Language: Mandarin Chinese
Source: 1621 Wǔbèizhì (武備志), or "Treatise of Military Preparedness" by Mao Yuanyi.


Suàntóu gūduǒ (蒜頭骨朵) literally means "garlic head mace". It appears as such in the 1621 Wǔbèizhì.1 This type of mace appears as early as the Song dynasty, where it is listed in the Wǔjīng Zǒngyào (武經總要) of circa 1040-1044 as Suàntóu (蒜頭), or "garlic head".2


Garlic maces

Garlic maces in Chinese sources.
Left: Wǔbèizhì of 1621.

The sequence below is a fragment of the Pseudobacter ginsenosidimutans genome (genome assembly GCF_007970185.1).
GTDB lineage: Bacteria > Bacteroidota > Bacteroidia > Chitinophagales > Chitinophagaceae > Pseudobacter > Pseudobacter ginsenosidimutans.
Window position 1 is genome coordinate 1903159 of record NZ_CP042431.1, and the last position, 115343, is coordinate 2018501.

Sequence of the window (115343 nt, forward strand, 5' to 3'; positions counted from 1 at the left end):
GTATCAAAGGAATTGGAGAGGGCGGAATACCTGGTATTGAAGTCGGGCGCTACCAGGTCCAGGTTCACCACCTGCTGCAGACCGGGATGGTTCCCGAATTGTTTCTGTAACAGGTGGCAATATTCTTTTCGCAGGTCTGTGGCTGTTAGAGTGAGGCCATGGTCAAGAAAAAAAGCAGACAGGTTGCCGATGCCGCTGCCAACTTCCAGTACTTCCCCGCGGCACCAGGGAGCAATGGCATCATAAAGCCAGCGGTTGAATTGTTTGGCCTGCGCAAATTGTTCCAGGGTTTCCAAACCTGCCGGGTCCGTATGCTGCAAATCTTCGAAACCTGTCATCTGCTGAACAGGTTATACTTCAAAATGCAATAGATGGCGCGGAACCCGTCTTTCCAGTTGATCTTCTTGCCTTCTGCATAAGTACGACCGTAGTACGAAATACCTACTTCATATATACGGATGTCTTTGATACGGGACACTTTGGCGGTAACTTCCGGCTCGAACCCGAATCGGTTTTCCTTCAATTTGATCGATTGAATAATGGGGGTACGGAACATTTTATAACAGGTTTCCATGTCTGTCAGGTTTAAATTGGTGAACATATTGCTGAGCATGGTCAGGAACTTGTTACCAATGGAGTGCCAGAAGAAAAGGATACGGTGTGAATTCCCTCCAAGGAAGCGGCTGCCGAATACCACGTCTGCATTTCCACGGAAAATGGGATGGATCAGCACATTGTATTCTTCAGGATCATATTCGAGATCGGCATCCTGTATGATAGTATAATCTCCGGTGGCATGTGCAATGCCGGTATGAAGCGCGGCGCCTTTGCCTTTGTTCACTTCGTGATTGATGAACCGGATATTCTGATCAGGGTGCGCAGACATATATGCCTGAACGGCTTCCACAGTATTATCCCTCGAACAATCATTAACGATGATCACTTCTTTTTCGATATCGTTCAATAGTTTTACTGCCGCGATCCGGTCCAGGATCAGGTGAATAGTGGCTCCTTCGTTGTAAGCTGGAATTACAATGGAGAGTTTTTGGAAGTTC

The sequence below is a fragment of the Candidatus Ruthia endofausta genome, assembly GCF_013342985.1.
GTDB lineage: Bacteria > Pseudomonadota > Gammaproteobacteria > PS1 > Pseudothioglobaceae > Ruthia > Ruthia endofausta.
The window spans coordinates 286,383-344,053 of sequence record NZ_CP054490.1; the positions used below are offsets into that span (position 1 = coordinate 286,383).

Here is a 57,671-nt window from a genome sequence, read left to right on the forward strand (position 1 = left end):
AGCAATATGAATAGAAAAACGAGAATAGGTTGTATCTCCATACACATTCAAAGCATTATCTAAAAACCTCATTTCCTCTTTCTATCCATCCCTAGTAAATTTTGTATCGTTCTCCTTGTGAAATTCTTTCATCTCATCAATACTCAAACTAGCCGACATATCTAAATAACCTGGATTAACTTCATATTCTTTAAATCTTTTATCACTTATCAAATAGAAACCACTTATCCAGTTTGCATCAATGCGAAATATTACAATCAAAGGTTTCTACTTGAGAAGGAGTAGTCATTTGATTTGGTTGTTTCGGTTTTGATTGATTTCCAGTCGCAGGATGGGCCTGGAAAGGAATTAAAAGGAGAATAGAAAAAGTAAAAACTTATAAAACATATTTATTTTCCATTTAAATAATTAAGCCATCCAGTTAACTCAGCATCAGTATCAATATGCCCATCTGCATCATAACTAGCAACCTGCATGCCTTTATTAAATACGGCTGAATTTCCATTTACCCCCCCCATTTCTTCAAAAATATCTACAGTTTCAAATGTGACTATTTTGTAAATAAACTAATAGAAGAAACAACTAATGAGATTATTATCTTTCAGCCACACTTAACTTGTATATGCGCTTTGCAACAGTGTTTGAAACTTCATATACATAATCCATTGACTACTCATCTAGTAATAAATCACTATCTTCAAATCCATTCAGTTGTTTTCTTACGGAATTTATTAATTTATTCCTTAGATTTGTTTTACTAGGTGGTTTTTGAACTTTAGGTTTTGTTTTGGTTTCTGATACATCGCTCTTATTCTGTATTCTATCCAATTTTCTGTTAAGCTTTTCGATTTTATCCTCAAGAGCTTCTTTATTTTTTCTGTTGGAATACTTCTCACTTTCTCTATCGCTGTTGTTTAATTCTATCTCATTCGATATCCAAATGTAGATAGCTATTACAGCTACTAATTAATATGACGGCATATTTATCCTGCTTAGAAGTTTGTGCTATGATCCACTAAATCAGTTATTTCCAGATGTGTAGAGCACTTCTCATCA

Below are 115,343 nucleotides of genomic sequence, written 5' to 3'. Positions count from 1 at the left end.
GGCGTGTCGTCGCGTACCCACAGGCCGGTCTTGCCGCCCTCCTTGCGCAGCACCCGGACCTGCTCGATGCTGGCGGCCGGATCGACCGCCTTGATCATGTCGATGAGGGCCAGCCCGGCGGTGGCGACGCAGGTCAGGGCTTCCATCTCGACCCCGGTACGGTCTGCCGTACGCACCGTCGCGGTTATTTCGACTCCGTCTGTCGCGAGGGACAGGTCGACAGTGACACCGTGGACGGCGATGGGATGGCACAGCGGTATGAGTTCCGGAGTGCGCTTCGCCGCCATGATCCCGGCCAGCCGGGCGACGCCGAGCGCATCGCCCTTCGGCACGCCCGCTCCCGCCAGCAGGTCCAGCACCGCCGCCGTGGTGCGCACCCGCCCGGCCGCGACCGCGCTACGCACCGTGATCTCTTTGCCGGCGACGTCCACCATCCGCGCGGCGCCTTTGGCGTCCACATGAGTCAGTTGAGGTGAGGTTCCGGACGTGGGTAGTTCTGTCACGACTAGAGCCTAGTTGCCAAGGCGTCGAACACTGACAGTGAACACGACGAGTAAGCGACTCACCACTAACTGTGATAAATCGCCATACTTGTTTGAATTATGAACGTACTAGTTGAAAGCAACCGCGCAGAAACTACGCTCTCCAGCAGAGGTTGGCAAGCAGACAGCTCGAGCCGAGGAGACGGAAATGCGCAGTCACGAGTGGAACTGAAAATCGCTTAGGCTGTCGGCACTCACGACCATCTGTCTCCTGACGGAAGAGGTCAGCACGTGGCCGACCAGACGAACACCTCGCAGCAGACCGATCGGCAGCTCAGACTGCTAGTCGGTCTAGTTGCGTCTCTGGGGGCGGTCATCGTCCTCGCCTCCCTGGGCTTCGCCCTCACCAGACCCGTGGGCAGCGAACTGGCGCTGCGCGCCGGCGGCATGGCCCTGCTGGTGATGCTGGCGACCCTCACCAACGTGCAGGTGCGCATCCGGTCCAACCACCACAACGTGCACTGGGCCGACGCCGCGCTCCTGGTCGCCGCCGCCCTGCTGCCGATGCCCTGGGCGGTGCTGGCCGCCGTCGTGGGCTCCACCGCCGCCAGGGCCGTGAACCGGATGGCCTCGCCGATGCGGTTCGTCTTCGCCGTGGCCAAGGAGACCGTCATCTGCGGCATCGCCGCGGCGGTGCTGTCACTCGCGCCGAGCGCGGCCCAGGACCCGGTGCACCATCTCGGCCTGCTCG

Right: Wǔjīng Zǒngyào of 1040-1044.



Garlic bulb mace

A Chinese garlic bulb mace, Ming or Qing dynasty.
Sold by Mandarin Mansion in 2021.


The style seems to have remained in continuous use until the Qing dynasty. Extant examples are hard to date because their styles seem to have changed very little over time.


1. Mao Yuanyi; Wǔbèizhì (武備志), or "Treatise of Military Preparedness". Compiled 1621.
2. Ding Du & Yang Weide; Wǔjīng Zǒngyào (武經總要) or Complete Essentials for the Military Classics. Circa 1040-1044.

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A Chinese shortsword made by a well-known Longquan maker.


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